Difference between revisions of "Torpedo Deflection Sight Mark III"

From The Dreadnought Project
Jump to: navigation, search
Line 51: Line 51:
  
 
Similar issues were seen in the need to permit torpedo officers to tell their captain how much more of a turn would be required before the torpedo could be fired, and the work was executed in the same manner.<ref>''Annual Report of the Torpedo School, 1918'', p. 157.</ref>
 
Similar issues were seen in the need to permit torpedo officers to tell their captain how much more of a turn would be required before the torpedo could be fired, and the work was executed in the same manner.<ref>''Annual Report of the Torpedo School, 1918'', p. 157.</ref>
 +
 +
==An extant article==
 +
The editor owns an example that is both missing the sighting scope attachments hinted at here as well as the clear range indicator.  It also has a cross-piece attachment on the sighting arm to show angular offsets from the line of aim.  The deflection ring has settings for torpedo speeds of 45/50 knots on one position, 35/40 knots on the second, and director angles on the third marked 0 to 50 degrees each side by ones (with 5s and 10s labelled) and then a final tick to show 55 degrees.
 +
 +
The rotating cross-piece is square in cross-section, can be rolled to any of 3 positions.  It has tapped holes on three of its sides to receive vertical posts (four still supplied on mine), arraying them in pairs to left and right of the sighting angle.  The holes are marked with a number of degrees to reflect the angle difference between a post on the left and the right.  The posts, like the fore sight, have an inlay which I presume has a radium element within.  The holes are marked as follows:
 +
# six holes at 6, 14, 18 degrees, left and right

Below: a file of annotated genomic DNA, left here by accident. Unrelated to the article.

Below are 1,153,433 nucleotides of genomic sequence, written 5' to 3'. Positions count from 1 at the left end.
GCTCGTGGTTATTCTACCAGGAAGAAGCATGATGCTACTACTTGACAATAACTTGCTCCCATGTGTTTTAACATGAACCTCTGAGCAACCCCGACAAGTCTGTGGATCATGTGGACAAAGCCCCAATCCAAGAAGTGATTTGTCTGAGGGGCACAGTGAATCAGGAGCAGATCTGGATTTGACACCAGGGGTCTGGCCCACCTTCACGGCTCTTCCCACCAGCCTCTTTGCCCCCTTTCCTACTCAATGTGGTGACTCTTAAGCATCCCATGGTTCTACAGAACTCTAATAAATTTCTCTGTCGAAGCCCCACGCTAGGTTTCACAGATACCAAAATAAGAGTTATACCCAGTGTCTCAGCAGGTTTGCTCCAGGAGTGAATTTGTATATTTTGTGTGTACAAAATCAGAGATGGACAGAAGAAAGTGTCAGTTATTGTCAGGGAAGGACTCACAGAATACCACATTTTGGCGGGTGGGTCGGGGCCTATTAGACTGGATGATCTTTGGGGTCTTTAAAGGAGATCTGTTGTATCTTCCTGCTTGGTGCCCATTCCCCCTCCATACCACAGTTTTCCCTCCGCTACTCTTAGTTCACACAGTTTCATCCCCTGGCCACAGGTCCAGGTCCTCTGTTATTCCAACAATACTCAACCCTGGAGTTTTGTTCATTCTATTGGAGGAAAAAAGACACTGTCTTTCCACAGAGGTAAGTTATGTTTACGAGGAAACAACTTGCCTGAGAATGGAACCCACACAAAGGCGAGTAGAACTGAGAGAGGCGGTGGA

+
# four holes at 10 and 21 degrees, left and right
 +
# four holes at 9 and 27 degrees, left and right
 +
 +
The function of these posts is not clear to me, but I would guess they were to be used to assess danger to own ships when firing or to calculate the best means of firing to endanger an enemy fleet as a whole.
 +
 +
The handles to facilitate spinning the deflection dial are, in this example, stiff wire loops drilled into the edge of the dial.  A spring-loaded button releases and engages the dial in its three positions.
 +
 +
The device is incredibly massive at 32.5 pounds, and requires careful handling.  A cold stress fracture in a clamping piece has caused the sighting arm to wobble a bit.  It seems clear that this construction is evidence of its alteration from a torpedo director of unknown pattern.
  
 
==See Also==
 
==See Also==

Revision as of 10:50, 3 November 2011

Torpedo Director Pattern 2391a converted to a T.D.S. Mark III.[1]
Note that the deflection ring B is not locked in any of its three positions in this image.
Modified Rings for T.D.S. Mark III[2]
Handles added to alter setting shown in blue.
Modification for T.D.S. Mark III[3]
Modification to show amount of course alteration required to bring sights on.